China, like many other countries, is past the point where policy can influence demographics. Although the partial relaxation of the one child policy in China’s urban areas has led to a small increase in fertility, and there is bound to be something of a spike in births as a result of the latest policy change, the economic impact in the short term will be limited, writes Jonathan Woetzel on LinkedIn.
China’s one-child policy, finally ended by Beijing last week and replaced with a two-child stipulation, caused untold heartache for tens of millions. Worldwide, an estimated 1.5 million girls are not born each year because of sex-selective abortion in just four countries (Azerbaijan, China, India, and Vietnam). Many young Chinese men have been left with no prospect of ever finding a wife and raising children of their own.
But it is economics, not social equity, which forged the policy and has now ended it. Deng Xiaoping, who imposed the policy in the late 1970s, did so to ensure that the “fruits of economic growth are not devoured by population growth.” Now China’s leadership is reacting to the rapid aging of China and its threat to growth.
Partly as a result of its one-child policy, China experienced a sharp decline in the fertility rate from about 5.8 births per woman in 1964 to 1.6 in 2012. Its working-age population peaked in 2010, and MGI analysis suggests that the labor force could shrink by one-fifth over the next 50 years. There could be one dependent aged 65 or over for every two working-age citizens. Peak employment could occur as early as 2024.
But the truth is that China, like many other countries, is past the point where policy can influence demographics. Although the partial relaxation of the one child policy in China’s urban areas has led to a small increase in fertility, and there is bound to be something of a spike in births as a result of the latest policy change, the economic impact in the short term will be limited.
In any case, declining fertility and shrinking labor pools appear to be globally irreversible. Consider that birth rates in China’s East Asian neighbors—where there are no policy restrictions—are also very low. Even higher incomes doesn’t appear to be persuading women to have more children. In Japan—which has invented a new word shoshika, which means a society without children—the fertility rate has only been above the “replacement” rate in seven of the past 50 years.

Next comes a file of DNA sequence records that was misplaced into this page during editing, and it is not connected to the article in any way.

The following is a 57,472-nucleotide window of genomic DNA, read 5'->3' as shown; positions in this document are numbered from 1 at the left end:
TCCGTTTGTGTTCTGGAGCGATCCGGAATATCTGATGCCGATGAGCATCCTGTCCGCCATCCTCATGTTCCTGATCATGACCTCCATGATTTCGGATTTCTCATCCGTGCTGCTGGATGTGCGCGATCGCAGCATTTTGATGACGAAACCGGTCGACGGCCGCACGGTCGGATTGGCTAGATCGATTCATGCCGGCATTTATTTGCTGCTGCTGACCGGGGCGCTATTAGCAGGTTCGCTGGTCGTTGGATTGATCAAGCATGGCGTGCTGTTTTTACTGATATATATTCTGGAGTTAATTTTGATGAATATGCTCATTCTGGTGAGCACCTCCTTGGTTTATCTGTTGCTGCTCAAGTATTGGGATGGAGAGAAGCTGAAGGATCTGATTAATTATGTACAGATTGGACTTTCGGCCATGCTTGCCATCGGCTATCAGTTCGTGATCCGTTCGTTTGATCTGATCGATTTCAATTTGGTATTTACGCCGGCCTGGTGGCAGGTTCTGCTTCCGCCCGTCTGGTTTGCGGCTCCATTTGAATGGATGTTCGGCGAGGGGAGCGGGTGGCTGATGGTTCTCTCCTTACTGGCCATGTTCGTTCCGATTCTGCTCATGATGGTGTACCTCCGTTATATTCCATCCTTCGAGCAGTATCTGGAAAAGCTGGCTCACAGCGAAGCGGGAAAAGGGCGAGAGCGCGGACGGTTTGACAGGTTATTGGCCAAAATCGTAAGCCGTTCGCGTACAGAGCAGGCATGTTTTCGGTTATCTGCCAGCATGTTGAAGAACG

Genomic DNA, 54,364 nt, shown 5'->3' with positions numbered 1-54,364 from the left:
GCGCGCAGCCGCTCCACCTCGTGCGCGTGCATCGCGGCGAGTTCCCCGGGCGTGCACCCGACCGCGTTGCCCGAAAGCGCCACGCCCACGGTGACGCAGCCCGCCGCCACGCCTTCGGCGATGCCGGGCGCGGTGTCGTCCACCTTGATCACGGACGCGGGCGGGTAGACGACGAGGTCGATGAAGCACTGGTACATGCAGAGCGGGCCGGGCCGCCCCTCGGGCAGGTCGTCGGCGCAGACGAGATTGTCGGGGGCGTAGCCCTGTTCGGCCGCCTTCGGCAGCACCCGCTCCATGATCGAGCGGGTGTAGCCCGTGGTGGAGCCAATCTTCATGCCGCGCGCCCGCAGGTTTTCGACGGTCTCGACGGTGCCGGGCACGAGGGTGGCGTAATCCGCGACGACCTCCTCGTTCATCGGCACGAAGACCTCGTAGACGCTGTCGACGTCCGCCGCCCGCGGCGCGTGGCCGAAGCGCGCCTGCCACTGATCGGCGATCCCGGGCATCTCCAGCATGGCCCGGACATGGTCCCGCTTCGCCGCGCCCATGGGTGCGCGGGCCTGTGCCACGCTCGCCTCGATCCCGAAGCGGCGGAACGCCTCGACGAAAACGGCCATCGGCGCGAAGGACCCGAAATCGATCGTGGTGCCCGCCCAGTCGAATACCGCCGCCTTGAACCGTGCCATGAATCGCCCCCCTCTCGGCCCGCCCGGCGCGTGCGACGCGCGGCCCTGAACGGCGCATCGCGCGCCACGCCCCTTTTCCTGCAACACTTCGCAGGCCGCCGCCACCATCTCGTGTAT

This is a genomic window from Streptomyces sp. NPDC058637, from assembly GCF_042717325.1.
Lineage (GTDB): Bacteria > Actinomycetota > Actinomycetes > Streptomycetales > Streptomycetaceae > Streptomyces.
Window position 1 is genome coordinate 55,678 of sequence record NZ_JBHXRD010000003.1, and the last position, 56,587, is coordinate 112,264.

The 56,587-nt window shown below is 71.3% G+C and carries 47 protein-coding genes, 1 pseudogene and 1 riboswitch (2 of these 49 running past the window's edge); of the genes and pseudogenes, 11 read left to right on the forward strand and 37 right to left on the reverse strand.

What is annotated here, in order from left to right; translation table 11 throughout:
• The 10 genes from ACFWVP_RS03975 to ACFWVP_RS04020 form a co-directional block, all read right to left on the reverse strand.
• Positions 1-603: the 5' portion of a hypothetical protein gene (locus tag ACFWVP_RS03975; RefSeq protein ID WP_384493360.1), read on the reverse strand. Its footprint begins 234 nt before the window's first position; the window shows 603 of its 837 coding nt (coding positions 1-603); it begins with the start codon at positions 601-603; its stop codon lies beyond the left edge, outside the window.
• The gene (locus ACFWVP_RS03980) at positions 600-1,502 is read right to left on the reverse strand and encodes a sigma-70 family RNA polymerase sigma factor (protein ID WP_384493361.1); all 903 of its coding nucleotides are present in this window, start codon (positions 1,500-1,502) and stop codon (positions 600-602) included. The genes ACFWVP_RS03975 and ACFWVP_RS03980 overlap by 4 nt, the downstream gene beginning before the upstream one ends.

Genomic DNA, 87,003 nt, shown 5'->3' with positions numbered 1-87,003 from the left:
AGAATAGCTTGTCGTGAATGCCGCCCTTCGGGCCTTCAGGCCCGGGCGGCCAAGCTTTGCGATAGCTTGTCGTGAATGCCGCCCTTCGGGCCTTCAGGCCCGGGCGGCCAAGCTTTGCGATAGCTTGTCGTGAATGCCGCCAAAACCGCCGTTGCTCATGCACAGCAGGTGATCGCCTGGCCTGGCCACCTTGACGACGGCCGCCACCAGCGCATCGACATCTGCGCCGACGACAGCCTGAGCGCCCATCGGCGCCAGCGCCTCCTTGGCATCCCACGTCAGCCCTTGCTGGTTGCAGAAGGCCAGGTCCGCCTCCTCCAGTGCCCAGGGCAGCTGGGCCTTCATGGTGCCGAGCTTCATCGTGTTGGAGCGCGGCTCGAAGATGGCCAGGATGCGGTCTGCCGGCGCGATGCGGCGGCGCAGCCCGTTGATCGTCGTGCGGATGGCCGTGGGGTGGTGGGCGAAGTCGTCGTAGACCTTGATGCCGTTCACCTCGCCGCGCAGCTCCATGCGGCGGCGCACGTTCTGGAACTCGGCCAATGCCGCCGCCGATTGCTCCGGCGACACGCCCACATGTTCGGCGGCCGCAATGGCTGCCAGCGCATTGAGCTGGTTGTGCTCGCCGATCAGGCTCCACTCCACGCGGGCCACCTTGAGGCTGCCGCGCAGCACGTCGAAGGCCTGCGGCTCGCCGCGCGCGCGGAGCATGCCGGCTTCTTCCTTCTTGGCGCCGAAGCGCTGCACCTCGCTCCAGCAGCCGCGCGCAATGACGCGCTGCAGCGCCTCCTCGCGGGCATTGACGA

At the margin, governments could offer incentives for women to have more children including, for instance, fully funded, high-quality child-care services, and tax breaks for parents with children. In Europe, Denmark, France, Finland, France, Sweden, and the United Kingdom all have high levels of public spending on child care as a percentage of GDP, and they have among the highest fertility rates in the region. But such policies are costly and take a long time to have an effect.
In reality, the only option for China to mitigate the impact on growth of a rapidly aging population is productivity—not reproductivity. And productivity has to include women. China’s full productivity potential will not be realized without fully using the economic potential of women.
MGI’s new research on gender equality finds that if Chinese women were to participate equally in labor markets (including hours worked and sector participation) as men, as much as $4.2 trillion, or 20 percent, could be added to China’s annual GDP in 2025. Even in a more conservative scenario in which China matched the progress toward gender equality of its fastest-improving neighbor, $2.5 trillion or 12 percent could be added to China’s GDP in that year.
These new entrants will find an economy in need of productivity-based reform. There has been substantial progress. Productivity has increased 14-fold over the past 50 years. But even if it maintained impressive historical rates of productivity growth, demographic headwinds mean China’s economy would grow at a 30 percent lower rate at an average of 5.3 percent a year over the next 50 years compared with 7.6 percent over the past half century.
The good news is there is considerable scope to accelerate productivity growth in China. Take the auto sector, which has about 67 percent of the average productivity in developed economies; consolidation of the industry into a smaller number of large car plants could boost productivity by up to 50 percent. Agricultural productivity in China remains relatively low because of a lack of mechanization—China has nine tractors per 1,000 hectares compared with 16 in India and 27 in the United States. Mechanization could reduce the labor needed to cultivate single rice by more than 40 percent. The productivity of China’s burgeoning online retail sector is only two-thirds that of the United States.
Simply adopting and spreading best practice in the way companies—and governments—conduct their operations would capture three-quarters of China’s productivity potential. The rest would come from technological, operational, and business innovations that push the frontier of China’s growth potential.
The ending of China’s social experiment in birth control is welcome social and humanitarian relief. But China’s aging economy will need the power of gender parity and the power of productivity to sustain itself in the years ahead.
This article originally ran in LinkedIn.